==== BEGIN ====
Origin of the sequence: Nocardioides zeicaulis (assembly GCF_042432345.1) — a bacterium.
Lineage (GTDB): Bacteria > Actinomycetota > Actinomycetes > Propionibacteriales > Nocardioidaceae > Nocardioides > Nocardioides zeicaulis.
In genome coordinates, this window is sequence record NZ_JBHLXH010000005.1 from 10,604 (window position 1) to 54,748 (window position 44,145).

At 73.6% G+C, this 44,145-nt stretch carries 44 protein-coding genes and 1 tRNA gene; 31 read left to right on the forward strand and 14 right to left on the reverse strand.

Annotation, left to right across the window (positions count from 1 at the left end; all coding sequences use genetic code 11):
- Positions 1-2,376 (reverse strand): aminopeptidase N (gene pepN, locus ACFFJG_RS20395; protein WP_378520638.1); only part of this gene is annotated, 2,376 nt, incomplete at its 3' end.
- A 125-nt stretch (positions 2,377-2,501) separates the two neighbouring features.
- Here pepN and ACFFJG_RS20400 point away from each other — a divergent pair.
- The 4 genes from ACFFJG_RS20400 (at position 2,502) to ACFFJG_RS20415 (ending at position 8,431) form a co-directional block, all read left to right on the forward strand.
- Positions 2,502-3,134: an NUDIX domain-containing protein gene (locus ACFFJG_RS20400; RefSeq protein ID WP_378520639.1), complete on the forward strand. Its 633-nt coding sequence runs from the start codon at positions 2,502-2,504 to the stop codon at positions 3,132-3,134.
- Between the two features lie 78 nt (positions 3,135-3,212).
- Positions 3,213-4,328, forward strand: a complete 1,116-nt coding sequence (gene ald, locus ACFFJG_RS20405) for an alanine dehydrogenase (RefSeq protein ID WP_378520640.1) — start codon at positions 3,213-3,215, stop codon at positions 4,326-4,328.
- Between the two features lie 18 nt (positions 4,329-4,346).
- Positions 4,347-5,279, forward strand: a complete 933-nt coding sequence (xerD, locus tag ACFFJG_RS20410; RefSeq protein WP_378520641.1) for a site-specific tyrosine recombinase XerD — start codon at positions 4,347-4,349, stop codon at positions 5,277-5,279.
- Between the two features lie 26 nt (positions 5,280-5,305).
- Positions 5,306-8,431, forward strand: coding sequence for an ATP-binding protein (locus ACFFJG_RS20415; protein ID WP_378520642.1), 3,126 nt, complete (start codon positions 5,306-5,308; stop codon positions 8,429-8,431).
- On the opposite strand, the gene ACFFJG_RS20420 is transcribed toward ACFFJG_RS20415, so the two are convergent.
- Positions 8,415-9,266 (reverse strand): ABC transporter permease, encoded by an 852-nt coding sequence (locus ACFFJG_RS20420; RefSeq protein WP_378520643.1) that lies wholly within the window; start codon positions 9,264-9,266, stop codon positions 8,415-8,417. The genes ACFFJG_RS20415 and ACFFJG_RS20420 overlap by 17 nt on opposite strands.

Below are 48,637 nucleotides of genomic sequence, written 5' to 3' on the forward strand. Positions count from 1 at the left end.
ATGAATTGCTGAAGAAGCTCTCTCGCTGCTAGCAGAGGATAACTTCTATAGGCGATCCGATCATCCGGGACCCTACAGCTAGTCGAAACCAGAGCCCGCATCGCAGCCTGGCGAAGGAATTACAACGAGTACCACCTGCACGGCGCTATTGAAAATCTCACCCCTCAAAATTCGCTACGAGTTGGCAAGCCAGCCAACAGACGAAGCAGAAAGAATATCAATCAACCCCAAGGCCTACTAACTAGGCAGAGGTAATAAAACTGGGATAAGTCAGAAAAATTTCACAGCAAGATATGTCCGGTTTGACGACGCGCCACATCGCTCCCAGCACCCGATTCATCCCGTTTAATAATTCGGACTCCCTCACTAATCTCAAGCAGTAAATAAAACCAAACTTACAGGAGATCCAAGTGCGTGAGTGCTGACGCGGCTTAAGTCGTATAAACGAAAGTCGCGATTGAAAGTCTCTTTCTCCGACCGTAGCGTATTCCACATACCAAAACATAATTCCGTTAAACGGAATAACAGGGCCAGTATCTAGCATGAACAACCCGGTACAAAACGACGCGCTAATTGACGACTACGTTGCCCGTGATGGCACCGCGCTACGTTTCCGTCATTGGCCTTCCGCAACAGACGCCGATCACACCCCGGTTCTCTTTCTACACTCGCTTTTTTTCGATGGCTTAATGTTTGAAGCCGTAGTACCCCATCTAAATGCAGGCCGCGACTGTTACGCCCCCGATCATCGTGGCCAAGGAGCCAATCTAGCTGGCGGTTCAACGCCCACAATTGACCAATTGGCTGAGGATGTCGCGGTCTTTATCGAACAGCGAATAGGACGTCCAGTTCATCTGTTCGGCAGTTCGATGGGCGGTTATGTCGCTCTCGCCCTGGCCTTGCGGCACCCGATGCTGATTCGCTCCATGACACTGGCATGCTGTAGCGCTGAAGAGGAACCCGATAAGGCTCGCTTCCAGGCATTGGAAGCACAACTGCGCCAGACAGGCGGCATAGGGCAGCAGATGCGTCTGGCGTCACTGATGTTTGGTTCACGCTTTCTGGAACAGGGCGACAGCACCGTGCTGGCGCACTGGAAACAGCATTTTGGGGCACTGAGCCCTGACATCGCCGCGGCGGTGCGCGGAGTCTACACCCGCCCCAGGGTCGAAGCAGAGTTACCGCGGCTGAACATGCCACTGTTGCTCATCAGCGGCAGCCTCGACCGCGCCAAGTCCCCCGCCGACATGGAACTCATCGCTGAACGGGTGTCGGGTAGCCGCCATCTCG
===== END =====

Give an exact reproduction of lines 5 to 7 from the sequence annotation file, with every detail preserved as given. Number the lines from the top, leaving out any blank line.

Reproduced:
Annotation, left to right across the window (positions count from 1 at the left end; all coding sequences use genetic code 11):
- Positions 1-2,376 (reverse strand): aminopeptidase N (gene pepN, locus ACFFJG_RS20395; protein WP_378520638.1); only part of this gene is annotated, 2,376 nt, incomplete at its 3' end.
- A 125-nt stretch (positions 2,377-2,501) separates the two neighbouring features.